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ABUJA, Nigeria – Nigeria's election has achieved the first democratic handover of power from one party to another. Here's a look at Africa's most populous country and biggest economy.
GEOGRAPHY: Nigeria is twice the size of California, with an area of nearly 360,000 square miles (579,000 square kilometers). It is set on the Gulf of Guinea on West Africa's Atlantic coast and borders Benin, Cameroon, Chad and Niger. Its topography ranges from mangrove swamps in the southern Niger Delta to semi-arid desert in the north.
PEOPLE: Nigeria is home to an estimated 170 million people. Of more than 250 ethnic groups, the population is split between a predominantly Christian south and Muslim north. A small percentage practices indigenous beliefs. Twelve northern states have implemented Shariah law, an Islamic code of conduct, though the governments remain secular.
LANGUAGE: English is Nigeria's official language; more than 500 local languages and dialects are widely spoken. The main three language groups are Yoruba, Hausa and Ibo.
ECONOMY: Crude oil drives Africa's biggest economy, funding an estimated 80 percent of all government spending. Statistics suggest that 70 percent of Nigerians live in poverty on $2 or less a day. Despite endemic corruption, Nigeria is Africa's top destination for direct foreign investment and is a leading frontier market.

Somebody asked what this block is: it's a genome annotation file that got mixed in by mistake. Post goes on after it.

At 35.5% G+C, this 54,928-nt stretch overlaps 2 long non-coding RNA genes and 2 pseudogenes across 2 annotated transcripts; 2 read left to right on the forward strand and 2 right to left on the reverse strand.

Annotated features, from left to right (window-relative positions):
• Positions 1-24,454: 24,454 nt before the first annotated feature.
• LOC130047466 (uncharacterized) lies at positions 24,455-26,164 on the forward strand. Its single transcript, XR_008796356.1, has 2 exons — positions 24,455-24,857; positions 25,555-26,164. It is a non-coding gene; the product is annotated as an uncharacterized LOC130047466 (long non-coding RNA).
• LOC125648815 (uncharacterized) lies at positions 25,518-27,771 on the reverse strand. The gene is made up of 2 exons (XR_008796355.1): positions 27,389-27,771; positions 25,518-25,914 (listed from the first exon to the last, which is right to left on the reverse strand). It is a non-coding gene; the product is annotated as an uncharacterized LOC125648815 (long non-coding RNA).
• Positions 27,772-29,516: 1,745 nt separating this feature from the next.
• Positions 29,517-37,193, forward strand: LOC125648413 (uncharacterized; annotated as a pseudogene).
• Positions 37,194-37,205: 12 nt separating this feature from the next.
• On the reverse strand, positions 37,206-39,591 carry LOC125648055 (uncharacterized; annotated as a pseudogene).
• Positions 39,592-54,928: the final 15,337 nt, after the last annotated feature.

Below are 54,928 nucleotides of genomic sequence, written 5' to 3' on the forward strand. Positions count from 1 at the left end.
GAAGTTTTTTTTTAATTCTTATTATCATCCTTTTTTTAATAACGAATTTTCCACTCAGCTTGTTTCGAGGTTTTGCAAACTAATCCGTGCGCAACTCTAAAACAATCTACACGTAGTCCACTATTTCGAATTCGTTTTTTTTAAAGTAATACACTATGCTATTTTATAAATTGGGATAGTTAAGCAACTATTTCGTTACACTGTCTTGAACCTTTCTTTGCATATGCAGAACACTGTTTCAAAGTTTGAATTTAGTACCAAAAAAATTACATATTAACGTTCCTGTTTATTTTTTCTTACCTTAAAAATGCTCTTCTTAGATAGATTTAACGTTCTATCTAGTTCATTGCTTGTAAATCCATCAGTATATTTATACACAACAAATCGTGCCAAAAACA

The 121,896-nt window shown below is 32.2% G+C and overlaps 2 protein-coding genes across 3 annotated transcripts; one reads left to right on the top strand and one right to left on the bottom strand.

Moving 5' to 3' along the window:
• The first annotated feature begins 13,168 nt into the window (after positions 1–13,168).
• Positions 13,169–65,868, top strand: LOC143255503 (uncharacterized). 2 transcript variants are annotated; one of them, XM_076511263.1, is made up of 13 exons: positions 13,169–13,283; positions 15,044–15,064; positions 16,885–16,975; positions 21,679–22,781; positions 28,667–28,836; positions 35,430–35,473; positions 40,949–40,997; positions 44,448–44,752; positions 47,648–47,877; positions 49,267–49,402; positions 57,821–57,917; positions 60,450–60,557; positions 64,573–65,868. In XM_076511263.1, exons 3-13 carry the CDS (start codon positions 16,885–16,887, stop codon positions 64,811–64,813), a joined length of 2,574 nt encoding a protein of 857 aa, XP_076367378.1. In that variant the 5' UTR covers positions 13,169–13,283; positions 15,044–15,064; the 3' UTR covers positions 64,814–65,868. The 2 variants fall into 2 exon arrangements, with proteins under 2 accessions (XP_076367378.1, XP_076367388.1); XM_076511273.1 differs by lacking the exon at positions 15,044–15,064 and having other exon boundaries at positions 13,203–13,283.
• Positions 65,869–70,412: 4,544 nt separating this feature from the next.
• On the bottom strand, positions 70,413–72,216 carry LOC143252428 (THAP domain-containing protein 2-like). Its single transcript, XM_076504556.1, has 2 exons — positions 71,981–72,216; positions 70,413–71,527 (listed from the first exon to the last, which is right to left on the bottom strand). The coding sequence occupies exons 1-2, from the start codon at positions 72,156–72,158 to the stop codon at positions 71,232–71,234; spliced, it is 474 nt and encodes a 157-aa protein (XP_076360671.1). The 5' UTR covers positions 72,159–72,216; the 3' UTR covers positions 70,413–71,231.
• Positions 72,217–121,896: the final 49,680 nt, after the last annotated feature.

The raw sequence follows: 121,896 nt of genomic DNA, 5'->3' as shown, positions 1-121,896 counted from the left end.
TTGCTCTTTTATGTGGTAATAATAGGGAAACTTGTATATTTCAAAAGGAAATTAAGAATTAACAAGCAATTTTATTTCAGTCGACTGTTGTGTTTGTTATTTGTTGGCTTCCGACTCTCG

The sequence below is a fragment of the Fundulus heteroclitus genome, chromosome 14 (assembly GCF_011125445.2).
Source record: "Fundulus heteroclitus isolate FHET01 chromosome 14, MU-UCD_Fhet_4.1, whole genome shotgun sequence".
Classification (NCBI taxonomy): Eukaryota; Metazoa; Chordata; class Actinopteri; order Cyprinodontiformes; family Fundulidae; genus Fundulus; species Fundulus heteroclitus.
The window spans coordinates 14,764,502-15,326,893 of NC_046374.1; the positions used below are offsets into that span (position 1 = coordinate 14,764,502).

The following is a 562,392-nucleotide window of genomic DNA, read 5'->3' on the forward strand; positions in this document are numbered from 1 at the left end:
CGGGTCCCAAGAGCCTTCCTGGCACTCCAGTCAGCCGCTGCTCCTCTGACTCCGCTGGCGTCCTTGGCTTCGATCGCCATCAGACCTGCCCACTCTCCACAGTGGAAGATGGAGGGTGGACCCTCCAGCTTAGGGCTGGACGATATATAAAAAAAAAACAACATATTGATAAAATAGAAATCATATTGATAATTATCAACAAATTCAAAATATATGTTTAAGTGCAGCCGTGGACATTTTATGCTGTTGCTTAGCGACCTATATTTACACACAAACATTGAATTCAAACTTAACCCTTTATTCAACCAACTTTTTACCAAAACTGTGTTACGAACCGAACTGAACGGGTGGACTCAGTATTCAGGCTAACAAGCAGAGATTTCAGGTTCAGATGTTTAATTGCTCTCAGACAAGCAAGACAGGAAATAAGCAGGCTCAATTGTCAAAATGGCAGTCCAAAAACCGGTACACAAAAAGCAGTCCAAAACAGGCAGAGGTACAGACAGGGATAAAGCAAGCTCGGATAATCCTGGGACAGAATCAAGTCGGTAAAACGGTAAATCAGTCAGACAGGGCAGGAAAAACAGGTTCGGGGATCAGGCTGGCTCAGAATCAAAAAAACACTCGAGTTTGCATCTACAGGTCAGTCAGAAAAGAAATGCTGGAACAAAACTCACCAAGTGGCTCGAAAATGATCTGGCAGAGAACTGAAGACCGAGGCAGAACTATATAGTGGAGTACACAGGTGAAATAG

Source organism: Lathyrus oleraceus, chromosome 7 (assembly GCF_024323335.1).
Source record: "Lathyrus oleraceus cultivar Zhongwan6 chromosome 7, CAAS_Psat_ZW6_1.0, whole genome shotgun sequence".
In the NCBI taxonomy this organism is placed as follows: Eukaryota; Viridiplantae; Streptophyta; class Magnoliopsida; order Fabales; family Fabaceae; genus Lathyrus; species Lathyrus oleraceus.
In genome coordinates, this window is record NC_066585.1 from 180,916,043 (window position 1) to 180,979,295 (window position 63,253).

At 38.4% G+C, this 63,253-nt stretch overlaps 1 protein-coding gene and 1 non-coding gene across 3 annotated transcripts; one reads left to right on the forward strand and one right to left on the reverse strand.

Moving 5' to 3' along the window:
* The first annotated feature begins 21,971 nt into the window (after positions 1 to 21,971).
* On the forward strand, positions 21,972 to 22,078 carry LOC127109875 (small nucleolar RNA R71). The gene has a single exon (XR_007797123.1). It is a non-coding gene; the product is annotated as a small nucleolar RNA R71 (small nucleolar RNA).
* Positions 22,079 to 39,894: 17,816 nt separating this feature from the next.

THE ELECTION: Former military dictator Muhammadu Buhari, backed by a coalition of opposition parties, has defeated President Goodluck Jonathan, a Christian who came to power after the death of the country's elected Muslim leader in May 2010. This is the first time in Nigeria's history that an opposition party has democratically taken control of the country from the ruling party — a sign of the West African nation's maturing young democracy. Jonathan's party had governed since decades of military dictatorship ended in 1999.
HISTORY: Nigeria gained independence from Britain in 1960. In 1967, the oil-rich eastern region tried to gain independence in a 30-month civil war that left more than 1 million dead. Peace and an oil boom in the 1970s brought in billions of dollars, but corruption has undermined Nigeria's prosperity and development. The country has been marked by decades of coups and military rule.